Some 200 Million Women Work Without Laws Against Sexual Harassment, Study Finds
Globally, 68 countries do not prohibit sexual harassment in the workplace.
By Ellen Wulfhorst
NEW YORK, Oct 27 (Thomson Reuters Foundation) - More than a third of countries do not have laws against sexual harassment in the workplace, leaving more than 200 million women without legal protection on the job, according to a new study.
Globally, nearly 82 million women work in countries without laws against gender discrimination in pay and promotions, said the study by the WORLD Policy Analysis Center at the University of California, Los Angeles.
Working conditions for women have been in the spotlight with highly publicized claims of sexual harassment and assault made by top actresses against movie producer Harvey Weinstein. He has denied having non-consensual sex with anyone.
Other women have emerged to accuse more figures in the entertainment and media industries, and millions of women have flooded social media recounting being sexually harassed or assaulted by bosses, colleagues and others in a #MeToo campaign.
Globally, 68 countries do not prohibit sexual harassment at the workplace, according to the study that looked at laws in all 193 member states of the United Nations.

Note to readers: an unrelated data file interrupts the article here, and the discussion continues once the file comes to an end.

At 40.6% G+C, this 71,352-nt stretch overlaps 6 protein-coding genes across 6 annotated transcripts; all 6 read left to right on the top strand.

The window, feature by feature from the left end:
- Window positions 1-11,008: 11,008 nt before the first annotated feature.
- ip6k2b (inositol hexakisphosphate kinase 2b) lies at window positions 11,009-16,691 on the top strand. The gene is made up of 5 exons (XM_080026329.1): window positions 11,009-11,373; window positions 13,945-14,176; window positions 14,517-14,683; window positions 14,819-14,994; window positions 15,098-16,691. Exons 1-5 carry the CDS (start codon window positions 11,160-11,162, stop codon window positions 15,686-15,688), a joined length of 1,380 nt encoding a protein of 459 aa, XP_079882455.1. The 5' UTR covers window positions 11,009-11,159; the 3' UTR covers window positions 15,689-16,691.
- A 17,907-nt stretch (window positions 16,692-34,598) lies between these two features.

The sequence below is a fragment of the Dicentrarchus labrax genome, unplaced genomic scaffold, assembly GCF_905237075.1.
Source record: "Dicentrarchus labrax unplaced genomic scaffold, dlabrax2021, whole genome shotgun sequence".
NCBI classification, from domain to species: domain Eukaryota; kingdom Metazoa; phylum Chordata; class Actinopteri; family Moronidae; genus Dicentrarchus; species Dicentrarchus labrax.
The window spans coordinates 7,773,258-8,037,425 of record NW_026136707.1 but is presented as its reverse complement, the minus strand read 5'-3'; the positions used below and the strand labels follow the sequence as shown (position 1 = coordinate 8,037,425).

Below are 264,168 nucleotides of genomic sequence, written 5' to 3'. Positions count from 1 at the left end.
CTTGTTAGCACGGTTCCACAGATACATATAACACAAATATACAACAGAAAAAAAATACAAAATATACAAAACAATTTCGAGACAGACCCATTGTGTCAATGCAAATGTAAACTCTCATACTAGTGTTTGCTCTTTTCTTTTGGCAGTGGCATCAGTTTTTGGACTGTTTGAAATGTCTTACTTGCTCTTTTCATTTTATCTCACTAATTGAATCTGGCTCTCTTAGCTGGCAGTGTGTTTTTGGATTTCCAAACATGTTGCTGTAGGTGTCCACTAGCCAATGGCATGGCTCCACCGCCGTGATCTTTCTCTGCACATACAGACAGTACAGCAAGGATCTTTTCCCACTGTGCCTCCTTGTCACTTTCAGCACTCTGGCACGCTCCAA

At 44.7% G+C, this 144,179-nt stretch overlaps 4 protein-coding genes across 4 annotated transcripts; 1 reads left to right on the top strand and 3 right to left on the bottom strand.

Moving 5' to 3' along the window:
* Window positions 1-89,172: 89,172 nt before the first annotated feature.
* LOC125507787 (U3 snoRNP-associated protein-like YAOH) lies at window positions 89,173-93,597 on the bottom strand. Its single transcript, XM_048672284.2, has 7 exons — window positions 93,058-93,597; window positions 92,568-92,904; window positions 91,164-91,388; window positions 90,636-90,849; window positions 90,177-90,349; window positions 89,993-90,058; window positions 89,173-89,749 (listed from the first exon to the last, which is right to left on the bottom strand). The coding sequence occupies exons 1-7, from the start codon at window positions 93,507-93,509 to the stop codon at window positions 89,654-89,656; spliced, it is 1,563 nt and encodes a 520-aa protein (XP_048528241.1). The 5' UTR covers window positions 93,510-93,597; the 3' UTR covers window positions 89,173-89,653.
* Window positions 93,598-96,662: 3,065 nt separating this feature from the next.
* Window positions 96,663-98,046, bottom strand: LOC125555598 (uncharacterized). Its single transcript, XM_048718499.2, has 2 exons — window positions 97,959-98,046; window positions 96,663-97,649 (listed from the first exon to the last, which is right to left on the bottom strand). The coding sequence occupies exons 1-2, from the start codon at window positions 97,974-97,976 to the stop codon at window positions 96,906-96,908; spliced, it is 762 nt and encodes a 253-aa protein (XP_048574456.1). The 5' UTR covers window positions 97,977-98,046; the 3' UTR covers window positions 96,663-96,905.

Nearly 235 million women work in these 68 countries.
Having no legal protection at work affects non-working women as well who might have left or avoid jobs due to harassment, said Jody Heymann, founding director of the WORLD Center and the study's lead investigator.
"In those 68 countries there are 424 million working-age women, so this is just an enormous number of women and a third of the world's countries where there are no protections for sexual harassment," she told the Thomson Reuters Foundation.
The study found three-quarters of countries prohibit gender-based discrimination in promotions, but "large gaps" remain.
Most countries have laws to protect women's right to equal pay, but fewer than half guarantee equal pay for work of equal value on the basis of gender, it said.
"We've obviously seen that even once those protections are in place, having them well implemented is essential, but you can't even begin to address it unless you have the laws in place," Heymann said.
(Reporting by Ellen Wulfhorst, Editing by Belinda Goldsmith; Please credit the Thomson Reuters Foundation, the charitable arm of Thomson Reuters, that covers humanitarian news, women's rights, trafficking, property rights, climate change and resilience. Visit http://news.trust.org)
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